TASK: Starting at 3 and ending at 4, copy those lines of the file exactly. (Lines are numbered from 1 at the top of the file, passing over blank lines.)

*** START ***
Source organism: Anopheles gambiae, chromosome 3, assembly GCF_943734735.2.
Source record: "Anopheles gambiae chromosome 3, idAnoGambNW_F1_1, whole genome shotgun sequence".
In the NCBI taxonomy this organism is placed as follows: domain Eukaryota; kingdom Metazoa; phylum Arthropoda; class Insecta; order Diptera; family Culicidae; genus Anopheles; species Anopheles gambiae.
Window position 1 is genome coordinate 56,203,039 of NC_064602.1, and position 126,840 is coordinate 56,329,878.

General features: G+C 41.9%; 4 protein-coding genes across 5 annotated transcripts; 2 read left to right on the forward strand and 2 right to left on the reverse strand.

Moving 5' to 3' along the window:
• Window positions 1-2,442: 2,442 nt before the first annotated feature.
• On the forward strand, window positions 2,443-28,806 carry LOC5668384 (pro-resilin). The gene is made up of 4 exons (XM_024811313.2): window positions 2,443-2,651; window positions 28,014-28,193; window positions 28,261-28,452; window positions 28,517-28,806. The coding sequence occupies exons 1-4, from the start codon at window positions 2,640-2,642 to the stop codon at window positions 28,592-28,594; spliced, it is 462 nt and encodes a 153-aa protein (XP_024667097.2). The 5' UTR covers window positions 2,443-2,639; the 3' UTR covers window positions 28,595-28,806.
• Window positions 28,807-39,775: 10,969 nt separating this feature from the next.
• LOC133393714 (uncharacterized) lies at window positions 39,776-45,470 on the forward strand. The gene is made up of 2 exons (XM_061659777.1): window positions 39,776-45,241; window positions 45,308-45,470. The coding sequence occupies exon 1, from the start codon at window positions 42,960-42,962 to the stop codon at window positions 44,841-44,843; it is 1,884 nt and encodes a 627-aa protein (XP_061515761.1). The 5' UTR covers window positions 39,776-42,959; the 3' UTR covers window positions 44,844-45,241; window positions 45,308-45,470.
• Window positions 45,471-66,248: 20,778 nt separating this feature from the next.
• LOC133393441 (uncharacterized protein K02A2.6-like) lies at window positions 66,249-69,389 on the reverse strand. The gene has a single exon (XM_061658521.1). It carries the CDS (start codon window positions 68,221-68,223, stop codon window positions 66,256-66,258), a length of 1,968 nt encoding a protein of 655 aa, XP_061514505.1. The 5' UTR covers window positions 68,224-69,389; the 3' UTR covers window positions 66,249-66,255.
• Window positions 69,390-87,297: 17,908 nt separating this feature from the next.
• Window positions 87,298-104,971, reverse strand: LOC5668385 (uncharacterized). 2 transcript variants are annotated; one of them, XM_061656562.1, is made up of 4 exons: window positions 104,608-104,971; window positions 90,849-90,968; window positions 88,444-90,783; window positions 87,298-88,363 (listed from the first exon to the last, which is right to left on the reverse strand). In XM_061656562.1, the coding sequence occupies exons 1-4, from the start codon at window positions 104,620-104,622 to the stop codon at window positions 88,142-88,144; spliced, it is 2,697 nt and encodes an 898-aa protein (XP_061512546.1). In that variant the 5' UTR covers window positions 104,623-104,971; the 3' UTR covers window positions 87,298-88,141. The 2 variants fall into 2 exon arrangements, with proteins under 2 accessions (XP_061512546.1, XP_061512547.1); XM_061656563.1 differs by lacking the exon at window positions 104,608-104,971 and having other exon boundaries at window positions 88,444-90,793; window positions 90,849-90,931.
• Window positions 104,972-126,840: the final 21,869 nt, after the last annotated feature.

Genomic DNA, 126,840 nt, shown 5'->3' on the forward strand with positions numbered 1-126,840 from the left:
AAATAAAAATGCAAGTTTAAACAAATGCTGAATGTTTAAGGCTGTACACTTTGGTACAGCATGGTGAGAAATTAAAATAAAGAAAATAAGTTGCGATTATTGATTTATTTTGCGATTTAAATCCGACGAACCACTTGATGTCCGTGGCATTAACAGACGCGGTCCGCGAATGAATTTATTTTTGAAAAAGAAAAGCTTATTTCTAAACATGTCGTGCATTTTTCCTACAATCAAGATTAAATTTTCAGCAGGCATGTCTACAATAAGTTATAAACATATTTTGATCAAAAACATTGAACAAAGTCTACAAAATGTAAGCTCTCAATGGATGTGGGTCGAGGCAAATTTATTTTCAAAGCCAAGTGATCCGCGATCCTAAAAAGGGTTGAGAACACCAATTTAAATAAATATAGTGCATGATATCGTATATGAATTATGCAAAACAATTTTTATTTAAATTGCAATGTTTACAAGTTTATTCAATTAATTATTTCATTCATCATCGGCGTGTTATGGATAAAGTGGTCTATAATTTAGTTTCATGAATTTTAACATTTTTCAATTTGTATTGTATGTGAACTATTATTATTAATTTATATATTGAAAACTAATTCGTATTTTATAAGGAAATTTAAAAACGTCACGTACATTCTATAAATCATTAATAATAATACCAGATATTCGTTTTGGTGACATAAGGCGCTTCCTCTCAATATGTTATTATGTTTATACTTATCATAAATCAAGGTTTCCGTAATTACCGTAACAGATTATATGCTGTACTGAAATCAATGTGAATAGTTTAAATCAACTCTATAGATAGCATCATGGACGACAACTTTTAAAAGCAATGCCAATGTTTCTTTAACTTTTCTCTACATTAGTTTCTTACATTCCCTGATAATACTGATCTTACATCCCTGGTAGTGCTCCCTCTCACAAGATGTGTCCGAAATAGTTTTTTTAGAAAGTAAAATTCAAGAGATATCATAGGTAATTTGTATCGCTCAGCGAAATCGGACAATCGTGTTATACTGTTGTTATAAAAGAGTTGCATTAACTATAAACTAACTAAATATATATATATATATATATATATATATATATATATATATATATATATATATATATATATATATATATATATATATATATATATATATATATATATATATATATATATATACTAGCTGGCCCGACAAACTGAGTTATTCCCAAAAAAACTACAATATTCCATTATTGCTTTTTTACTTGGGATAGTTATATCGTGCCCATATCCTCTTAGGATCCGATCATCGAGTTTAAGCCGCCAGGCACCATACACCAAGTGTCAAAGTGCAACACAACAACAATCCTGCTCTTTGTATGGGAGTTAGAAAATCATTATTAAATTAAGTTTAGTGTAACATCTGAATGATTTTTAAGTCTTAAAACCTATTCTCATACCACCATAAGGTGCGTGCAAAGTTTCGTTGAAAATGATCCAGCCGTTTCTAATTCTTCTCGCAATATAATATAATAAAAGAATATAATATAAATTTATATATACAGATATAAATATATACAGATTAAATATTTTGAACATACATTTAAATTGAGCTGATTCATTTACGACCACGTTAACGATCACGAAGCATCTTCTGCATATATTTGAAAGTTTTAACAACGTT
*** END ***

In the NCBI taxonomy this organism is placed as follows: domain Eukaryota; kingdom Metazoa; phylum Arthropoda; class Insecta; order Diptera; family Culicidae; genus Anopheles; species Anopheles gambiae.
Window position 1 is genome coordinate 56,203,039 of NC_064602.1, and position 126,840 is coordinate 56,329,878.